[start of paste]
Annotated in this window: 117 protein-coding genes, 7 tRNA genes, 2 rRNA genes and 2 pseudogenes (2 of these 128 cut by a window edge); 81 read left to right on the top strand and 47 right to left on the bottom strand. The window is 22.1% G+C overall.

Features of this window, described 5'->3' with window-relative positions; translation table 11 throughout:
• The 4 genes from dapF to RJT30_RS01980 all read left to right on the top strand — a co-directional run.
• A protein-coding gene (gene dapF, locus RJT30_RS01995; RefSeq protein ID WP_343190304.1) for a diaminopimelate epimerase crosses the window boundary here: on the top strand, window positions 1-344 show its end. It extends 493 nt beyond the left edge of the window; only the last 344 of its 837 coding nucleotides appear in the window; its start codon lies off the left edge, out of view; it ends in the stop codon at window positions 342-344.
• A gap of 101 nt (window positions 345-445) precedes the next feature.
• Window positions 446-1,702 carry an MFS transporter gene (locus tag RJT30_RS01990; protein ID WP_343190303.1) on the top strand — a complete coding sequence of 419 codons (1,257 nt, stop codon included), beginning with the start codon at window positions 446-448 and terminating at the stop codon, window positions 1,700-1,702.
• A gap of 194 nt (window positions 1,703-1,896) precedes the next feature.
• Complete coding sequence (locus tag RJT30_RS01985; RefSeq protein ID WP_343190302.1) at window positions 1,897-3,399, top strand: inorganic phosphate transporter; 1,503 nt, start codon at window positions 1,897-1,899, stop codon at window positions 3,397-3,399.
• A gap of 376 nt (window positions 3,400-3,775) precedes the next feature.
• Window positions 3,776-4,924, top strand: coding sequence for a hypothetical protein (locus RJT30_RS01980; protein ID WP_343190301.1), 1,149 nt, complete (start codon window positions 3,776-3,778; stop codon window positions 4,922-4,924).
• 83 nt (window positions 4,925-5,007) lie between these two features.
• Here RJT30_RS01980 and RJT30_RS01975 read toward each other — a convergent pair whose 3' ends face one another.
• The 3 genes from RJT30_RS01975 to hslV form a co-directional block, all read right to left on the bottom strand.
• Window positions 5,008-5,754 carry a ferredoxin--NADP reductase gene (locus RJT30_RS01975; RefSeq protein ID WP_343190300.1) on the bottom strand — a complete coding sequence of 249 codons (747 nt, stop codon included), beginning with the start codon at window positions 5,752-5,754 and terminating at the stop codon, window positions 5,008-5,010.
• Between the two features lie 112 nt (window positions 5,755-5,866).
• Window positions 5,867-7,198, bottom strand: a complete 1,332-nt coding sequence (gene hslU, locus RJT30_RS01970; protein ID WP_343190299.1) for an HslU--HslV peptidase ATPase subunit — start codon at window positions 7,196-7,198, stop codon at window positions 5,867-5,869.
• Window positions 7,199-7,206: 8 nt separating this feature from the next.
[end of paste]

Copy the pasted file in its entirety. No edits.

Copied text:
Annotated in this window: 117 protein-coding genes, 7 tRNA genes, 2 rRNA genes and 2 pseudogenes (2 of these 128 cut by a window edge); 81 read left to right on the top strand and 47 right to left on the bottom strand. The window is 22.1% G+C overall.

Features of this window, described 5'->3' with window-relative positions; translation table 11 throughout:
• The 4 genes from dapF to RJT30_RS01980 all read left to right on the top strand — a co-directional run.
• A protein-coding gene (gene dapF, locus RJT30_RS01995; RefSeq protein ID WP_343190304.1) for a diaminopimelate epimerase crosses the window boundary here: on the top strand, window positions 1-344 show its end. It extends 493 nt beyond the left edge of the window; only the last 344 of its 837 coding nucleotides appear in the window; its start codon lies off the left edge, out of view; it ends in the stop codon at window positions 342-344.
• A gap of 101 nt (window positions 345-445) precedes the next feature.
• Window positions 446-1,702 carry an MFS transporter gene (locus tag RJT30_RS01990; protein ID WP_343190303.1) on the top strand — a complete coding sequence of 419 codons (1,257 nt, stop codon included), beginning with the start codon at window positions 446-448 and terminating at the stop codon, window positions 1,700-1,702.
• A gap of 194 nt (window positions 1,703-1,896) precedes the next feature.
• Complete coding sequence (locus tag RJT30_RS01985; RefSeq protein ID WP_343190302.1) at window positions 1,897-3,399, top strand: inorganic phosphate transporter; 1,503 nt, start codon at window positions 1,897-1,899, stop codon at window positions 3,397-3,399.
• A gap of 376 nt (window positions 3,400-3,775) precedes the next feature.
• Window positions 3,776-4,924, top strand: coding sequence for a hypothetical protein (locus RJT30_RS01980; protein ID WP_343190301.1), 1,149 nt, complete (start codon window positions 3,776-3,778; stop codon window positions 4,922-4,924).
• 83 nt (window positions 4,925-5,007) lie between these two features.
• Here RJT30_RS01980 and RJT30_RS01975 read toward each other — a convergent pair whose 3' ends face one another.
• The 3 genes from RJT30_RS01975 to hslV form a co-directional block, all read right to left on the bottom strand.
• Window positions 5,008-5,754 carry a ferredoxin--NADP reductase gene (locus RJT30_RS01975; RefSeq protein ID WP_343190300.1) on the bottom strand — a complete coding sequence of 249 codons (747 nt, stop codon included), beginning with the start codon at window positions 5,752-5,754 and terminating at the stop codon, window positions 5,008-5,010.
• Between the two features lie 112 nt (window positions 5,755-5,866).
• Window positions 5,867-7,198, bottom strand: a complete 1,332-nt coding sequence (gene hslU, locus RJT30_RS01970; protein ID WP_343190299.1) for an HslU--HslV peptidase ATPase subunit — start codon at window positions 7,196-7,198, stop codon at window positions 5,867-5,869.
• Window positions 7,199-7,206: 8 nt separating this feature from the next.